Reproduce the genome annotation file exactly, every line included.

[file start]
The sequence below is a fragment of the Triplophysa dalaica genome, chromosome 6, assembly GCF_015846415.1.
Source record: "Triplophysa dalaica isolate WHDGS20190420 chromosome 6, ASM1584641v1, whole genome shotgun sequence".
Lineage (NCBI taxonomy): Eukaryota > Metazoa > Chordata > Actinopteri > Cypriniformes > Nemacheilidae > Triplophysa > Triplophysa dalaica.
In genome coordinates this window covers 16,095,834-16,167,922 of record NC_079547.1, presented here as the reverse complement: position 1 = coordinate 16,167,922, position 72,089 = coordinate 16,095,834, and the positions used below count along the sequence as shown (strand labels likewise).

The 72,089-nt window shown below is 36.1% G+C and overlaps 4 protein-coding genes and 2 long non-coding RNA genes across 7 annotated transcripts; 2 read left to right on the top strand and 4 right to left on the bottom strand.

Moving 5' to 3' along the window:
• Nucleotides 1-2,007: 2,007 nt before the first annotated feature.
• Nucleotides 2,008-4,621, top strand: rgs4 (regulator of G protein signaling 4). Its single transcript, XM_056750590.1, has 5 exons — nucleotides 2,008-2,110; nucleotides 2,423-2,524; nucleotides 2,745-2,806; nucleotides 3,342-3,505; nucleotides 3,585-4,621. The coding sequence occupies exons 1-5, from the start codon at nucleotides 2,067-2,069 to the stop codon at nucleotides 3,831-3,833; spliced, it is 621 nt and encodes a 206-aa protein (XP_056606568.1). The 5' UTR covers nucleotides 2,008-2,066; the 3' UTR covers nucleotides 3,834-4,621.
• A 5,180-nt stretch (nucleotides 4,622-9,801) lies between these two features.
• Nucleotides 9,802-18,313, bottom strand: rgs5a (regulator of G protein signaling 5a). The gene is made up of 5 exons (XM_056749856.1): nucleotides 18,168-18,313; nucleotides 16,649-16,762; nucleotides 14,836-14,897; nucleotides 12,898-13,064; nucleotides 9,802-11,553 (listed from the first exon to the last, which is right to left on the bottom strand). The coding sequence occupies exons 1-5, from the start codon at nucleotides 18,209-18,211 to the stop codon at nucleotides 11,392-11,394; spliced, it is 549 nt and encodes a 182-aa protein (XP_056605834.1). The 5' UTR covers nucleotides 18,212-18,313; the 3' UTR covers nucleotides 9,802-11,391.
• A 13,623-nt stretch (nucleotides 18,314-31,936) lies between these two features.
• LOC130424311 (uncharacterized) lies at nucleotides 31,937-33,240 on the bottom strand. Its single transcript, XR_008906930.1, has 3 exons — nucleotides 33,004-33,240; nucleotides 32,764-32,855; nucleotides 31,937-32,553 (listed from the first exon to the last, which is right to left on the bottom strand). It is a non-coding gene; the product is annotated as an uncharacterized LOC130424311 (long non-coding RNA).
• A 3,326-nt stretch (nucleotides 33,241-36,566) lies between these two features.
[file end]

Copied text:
The sequence below is a fragment of the Triplophysa dalaica genome, chromosome 6, assembly GCF_015846415.1.
Source record: "Triplophysa dalaica isolate WHDGS20190420 chromosome 6, ASM1584641v1, whole genome shotgun sequence".
Lineage (NCBI taxonomy): Eukaryota > Metazoa > Chordata > Actinopteri > Cypriniformes > Nemacheilidae > Triplophysa > Triplophysa dalaica.
In genome coordinates this window covers 16,095,834-16,167,922 of record NC_079547.1, presented here as the reverse complement: position 1 = coordinate 16,167,922, position 72,089 = coordinate 16,095,834, and the positions used below count along the sequence as shown (strand labels likewise).

The 72,089-nt window shown below is 36.1% G+C and overlaps 4 protein-coding genes and 2 long non-coding RNA genes across 7 annotated transcripts; 2 read left to right on the top strand and 4 right to left on the bottom strand.

Moving 5' to 3' along the window:
• Nucleotides 1-2,007: 2,007 nt before the first annotated feature.
• Nucleotides 2,008-4,621, top strand: rgs4 (regulator of G protein signaling 4). Its single transcript, XM_056750590.1, has 5 exons — nucleotides 2,008-2,110; nucleotides 2,423-2,524; nucleotides 2,745-2,806; nucleotides 3,342-3,505; nucleotides 3,585-4,621. The coding sequence occupies exons 1-5, from the start codon at nucleotides 2,067-2,069 to the stop codon at nucleotides 3,831-3,833; spliced, it is 621 nt and encodes a 206-aa protein (XP_056606568.1). The 5' UTR covers nucleotides 2,008-2,066; the 3' UTR covers nucleotides 3,834-4,621.
• A 5,180-nt stretch (nucleotides 4,622-9,801) lies between these two features.
• Nucleotides 9,802-18,313, bottom strand: rgs5a (regulator of G protein signaling 5a). The gene is made up of 5 exons (XM_056749856.1): nucleotides 18,168-18,313; nucleotides 16,649-16,762; nucleotides 14,836-14,897; nucleotides 12,898-13,064; nucleotides 9,802-11,553 (listed from the first exon to the last, which is right to left on the bottom strand). The coding sequence occupies exons 1-5, from the start codon at nucleotides 18,209-18,211 to the stop codon at nucleotides 11,392-11,394; spliced, it is 549 nt and encodes a 182-aa protein (XP_056605834.1). The 5' UTR covers nucleotides 18,212-18,313; the 3' UTR covers nucleotides 9,802-11,391.
• A 13,623-nt stretch (nucleotides 18,314-31,936) lies between these two features.
• LOC130424311 (uncharacterized) lies at nucleotides 31,937-33,240 on the bottom strand. Its single transcript, XR_008906930.1, has 3 exons — nucleotides 33,004-33,240; nucleotides 32,764-32,855; nucleotides 31,937-32,553 (listed from the first exon to the last, which is right to left on the bottom strand). It is a non-coding gene; the product is annotated as an uncharacterized LOC130424311 (long non-coding RNA).
• A 3,326-nt stretch (nucleotides 33,241-36,566) lies between these two features.